Friday, March 12, 1999

Building cable system from ground up

The Cincinnati Enquirer

        Jim Baldwin knows what it's like to want more from a cable TV company.

        When he moved here in 1989 to go to law school, he found out his local cable provider did not carry the games of his beloved Detroit Red Wings.

        Cut off from hockey, he was ticked off. And he never forgot the feeling.

        Now that he's the city of Lebanon's deputy director of telecommunications, he keeps that feeling in mind as he heads the town's fledgling cable system. Lebanon is going head-to-head with Time Warner Cable. And Jim wants to give his customers what they want.

        A lawyer by trade, Jim told me he first took an intense interest in local cable for “an idiotic reason.” That would be his discovery that there were no Red Wings games in Cincinnati.

        In law school, he became involved as a volunteer with the Intercommunity Regulatory Commission. The ICRC helps communities negotiate cable rates and resolve customer complaints. “Their number was in the phone book,” Jim remembers. He originally called them up “to complain about there not being any hockey on cable.”

        Little did he know this was the seed of a future career.

        After he passed the bar in 1992, Jim became the commission's attorney. He negotiated cable TV renewal contracts for 40 municipalities in Greater Cincinnati. One client was the city of Lebanon. Years later, when differences over rates and service moved the Warren County city to create its own cable system and compete with Time Warner, Lebanon hired Jim to run the system.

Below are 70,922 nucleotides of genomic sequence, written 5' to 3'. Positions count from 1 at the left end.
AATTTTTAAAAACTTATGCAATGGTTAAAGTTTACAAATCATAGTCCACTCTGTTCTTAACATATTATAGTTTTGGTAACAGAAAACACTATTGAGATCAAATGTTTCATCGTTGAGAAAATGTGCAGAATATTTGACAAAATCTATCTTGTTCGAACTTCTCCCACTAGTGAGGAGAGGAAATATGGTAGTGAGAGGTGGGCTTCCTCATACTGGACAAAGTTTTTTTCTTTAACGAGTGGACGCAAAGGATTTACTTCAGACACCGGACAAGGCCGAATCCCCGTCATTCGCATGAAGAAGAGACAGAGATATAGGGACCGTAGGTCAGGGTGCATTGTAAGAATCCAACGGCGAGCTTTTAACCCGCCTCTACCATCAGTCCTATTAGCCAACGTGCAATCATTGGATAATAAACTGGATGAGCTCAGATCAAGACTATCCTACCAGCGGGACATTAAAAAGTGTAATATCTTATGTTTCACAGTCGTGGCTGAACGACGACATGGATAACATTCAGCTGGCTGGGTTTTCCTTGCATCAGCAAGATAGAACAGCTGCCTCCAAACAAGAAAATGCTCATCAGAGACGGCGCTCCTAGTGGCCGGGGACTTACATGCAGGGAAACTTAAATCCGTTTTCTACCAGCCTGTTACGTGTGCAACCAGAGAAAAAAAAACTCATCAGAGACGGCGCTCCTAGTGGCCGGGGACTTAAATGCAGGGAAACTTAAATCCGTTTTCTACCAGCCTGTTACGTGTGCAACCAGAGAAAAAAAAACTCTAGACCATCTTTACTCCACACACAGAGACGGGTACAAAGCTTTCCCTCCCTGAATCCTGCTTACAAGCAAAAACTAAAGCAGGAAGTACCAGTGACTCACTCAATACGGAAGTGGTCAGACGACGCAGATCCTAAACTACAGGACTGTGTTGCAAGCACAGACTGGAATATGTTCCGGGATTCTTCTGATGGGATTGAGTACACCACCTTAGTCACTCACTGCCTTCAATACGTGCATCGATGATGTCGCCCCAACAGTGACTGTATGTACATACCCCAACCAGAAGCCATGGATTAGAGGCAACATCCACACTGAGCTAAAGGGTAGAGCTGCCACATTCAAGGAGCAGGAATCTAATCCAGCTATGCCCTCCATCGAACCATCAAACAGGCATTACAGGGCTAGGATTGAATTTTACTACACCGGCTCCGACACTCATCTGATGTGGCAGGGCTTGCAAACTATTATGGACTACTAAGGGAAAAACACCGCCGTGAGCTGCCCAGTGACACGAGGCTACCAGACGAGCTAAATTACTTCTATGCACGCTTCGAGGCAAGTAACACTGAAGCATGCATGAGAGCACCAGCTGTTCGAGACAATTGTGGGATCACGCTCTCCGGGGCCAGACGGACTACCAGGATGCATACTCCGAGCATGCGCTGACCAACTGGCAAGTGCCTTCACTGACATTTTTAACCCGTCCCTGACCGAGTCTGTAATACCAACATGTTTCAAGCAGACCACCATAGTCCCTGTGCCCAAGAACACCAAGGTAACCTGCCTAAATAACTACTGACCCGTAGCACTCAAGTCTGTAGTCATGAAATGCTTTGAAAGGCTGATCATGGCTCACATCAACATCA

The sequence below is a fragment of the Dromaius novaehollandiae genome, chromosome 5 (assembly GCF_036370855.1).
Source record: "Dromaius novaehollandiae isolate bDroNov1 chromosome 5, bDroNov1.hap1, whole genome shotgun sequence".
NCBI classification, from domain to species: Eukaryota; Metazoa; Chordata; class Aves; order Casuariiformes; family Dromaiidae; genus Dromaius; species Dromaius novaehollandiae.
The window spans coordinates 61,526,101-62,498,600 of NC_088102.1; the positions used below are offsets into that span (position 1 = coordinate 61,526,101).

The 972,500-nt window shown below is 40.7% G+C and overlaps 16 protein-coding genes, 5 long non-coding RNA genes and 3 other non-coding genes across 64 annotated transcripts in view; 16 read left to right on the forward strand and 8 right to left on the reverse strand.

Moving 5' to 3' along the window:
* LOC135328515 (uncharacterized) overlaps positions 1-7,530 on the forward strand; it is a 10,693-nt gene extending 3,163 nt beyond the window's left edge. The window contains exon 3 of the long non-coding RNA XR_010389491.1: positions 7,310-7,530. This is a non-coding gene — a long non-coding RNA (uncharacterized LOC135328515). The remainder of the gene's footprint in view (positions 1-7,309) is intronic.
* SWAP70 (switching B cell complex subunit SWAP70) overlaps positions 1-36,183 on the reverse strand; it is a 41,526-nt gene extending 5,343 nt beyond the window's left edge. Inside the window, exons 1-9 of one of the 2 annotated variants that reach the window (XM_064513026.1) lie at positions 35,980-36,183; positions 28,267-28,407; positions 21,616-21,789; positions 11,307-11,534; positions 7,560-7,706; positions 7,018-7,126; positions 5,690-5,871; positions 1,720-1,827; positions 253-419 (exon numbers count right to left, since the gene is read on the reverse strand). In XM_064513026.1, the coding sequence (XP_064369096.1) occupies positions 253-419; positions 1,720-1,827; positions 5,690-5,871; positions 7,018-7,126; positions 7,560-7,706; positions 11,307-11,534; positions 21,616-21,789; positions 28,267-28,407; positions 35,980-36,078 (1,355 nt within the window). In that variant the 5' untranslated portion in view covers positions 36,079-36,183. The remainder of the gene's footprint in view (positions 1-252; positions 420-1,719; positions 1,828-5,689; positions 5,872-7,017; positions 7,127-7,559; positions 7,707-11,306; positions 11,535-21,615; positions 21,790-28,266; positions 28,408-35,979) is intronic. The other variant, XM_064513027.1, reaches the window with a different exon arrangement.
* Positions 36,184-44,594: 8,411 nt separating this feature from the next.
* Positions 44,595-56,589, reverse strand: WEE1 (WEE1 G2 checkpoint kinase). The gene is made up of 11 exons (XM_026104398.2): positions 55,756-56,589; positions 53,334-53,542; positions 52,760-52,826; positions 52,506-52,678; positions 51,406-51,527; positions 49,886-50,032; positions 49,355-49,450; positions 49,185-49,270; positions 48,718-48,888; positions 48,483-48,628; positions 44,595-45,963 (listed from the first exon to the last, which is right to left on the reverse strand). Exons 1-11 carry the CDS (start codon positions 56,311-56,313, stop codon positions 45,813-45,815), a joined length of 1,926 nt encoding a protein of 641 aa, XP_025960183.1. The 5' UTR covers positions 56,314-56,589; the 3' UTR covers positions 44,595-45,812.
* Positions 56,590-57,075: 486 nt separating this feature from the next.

Building something from scratch is in his blood.

        “My father is an electrical engineer,” Jim told me. “He was one of the inventors of air hockey.”

        Jim remembers growing up in an atmosphere where puttering around was part of the daily routine, where innovation was highly praised.

        “So I've always enjoyed that kind of challenge.”

        He faces what seems like a daunting challenge as he builds a cable system from the ground up. Lebanon taking on Time Warner is a David vs. Goliath deal.

        Time Warner is the second-largest cable provider in the country, with 12 million subscribers. In Greater Cincinnati, where 69 percent of the market has cable TV, Time Warner has 223,000 subscribers.

        And how many subscribers does Lebanon's city cable have?

        Jim peeled a Post-it note off his desktop. “2,162,” he said with a grin.

        “I don't feel like David fighting Goliath,” he added. “Time Warner has about 50 percent of the market in Lebanon. There's room for both of us. It's good for competition.”

        Since Lebanon went into the cable business, Time Warner has become more subscriber-friendly. Rates have dropped. The number of available channels has increased.

        “See,” Jim said, “competition is working already.”

        While Jim sees Time Warner as a strong competitor, he's certain the city's cable system will do just fine. “People around here are independent thinkers. They are loyal to hometown businesses. They can see us at work.

        “That's why I've felt we were in the driver's seat from Day One.

        “I may sound totally optimistic,” he added, “but that's the way I am.”

        He knows lots of small towns are pulling for him. He keeps getting calls from city officials across Ohio, and in other states.

        “They want to know if they can copy us or be a part of our system.”

        Lebanon's cable system can extend beyond the city limits. “We can go 30 miles in any direction from downtown Lebanon,” Jim told me. But he's putting “a moratorium on talking about expansion.”

        Jim Baldwin doesn't want to be a cable-TV mogul. He just wants to concentrate “on getting this business started and doing it right.”

        Customer satisfaction is a big part of his game plan. Even when it comes to himself. That's why there's hockey on the schedule.

        Columnist Cliff Radel can be reached at 768-8379; fax 768-8340.

        Columnist Cliff Radel can be reached at 768-8379; fax 768-8340.